Ramsey said it was obvious why Torres fled the traffic stop.
"He's got a gun, and he knows he's got a record," he said.
Brown Lugo, 18, was on the couch at his home three doors down from Almonte Mini Market when he heard "a lot of screaming."
Soon after, Lugo said, came the "popping" sound of gunshots. "Seconds later there was more screaming," he recounted. "When I came out, there were cops everywhere."
Lugo said he saw an officer who appeared to be nursing an arm injury bring a man in a white T-shirt out of the store and throw him against a police cruiser.
Lugo said the owners of the market are a Dominican couple who often have their young children in the store with them.
"Everybody knows the corner store, even the people who are iffy around here know the corner-store owners," Lugo said.
The chaos wasn't unfamiliar to a neighborhood where residents say violence has become commonplace.
Fourth and Annsbury is a "hot corner" for drug sales, Lugo said, noting that the store owners have been robbed several times in the past few years and had installed surveillance cameras.
Three months ago and two blocks from yesterday's shooting, police fired on a suspect when they arrived on Courtland Street near 3rd and allegedly found a man holding a 16-inch knife to a woman's throat in the street. Police said the 33-year-old man approached officers with the knife, inciting them to shoot him to death.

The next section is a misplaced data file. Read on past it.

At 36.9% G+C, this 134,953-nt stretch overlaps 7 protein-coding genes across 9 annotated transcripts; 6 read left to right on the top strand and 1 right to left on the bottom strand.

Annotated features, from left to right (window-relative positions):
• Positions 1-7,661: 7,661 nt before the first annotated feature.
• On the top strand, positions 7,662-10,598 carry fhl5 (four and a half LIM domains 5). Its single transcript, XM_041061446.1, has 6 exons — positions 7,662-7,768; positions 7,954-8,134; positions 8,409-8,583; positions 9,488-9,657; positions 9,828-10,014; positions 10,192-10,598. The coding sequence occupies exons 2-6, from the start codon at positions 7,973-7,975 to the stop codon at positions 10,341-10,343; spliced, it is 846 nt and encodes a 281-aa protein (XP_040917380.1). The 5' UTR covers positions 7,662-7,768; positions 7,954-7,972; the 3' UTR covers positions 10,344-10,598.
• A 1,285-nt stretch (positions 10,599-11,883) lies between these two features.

Several neighbors also mentioned the "Feltonville Four" — a 22-year-old woman and three girls, ages 7, 6 and 11 months, who were killed in 2009 when a carjacking suspect fleeing police drove onto the sidewalk at 3rd and Annsbury streets and crushed all four.
Gregory Roman, 75, who lives about a block from yesterday's scene and has been in the neighborhood seven years, echoed the sentiment of many residents — it's a dangerous place to live.
"I don't know what happened to this world. Everything is going down," he said. "You can't be sure of your life anywhere."
Torres, according to court records, pleaded guilty to drug charges in 2007 and was sentenced to two to four years in jail. He had pleaded guilty in 2004 to drug charges and conspiracy and was sentenced to six to 23 months in jail followed by a year of probation. A year later he pleaded guilty to simple assault after being arrested for aggravated assault, simple assault, reckless endangerment and resisting arrest.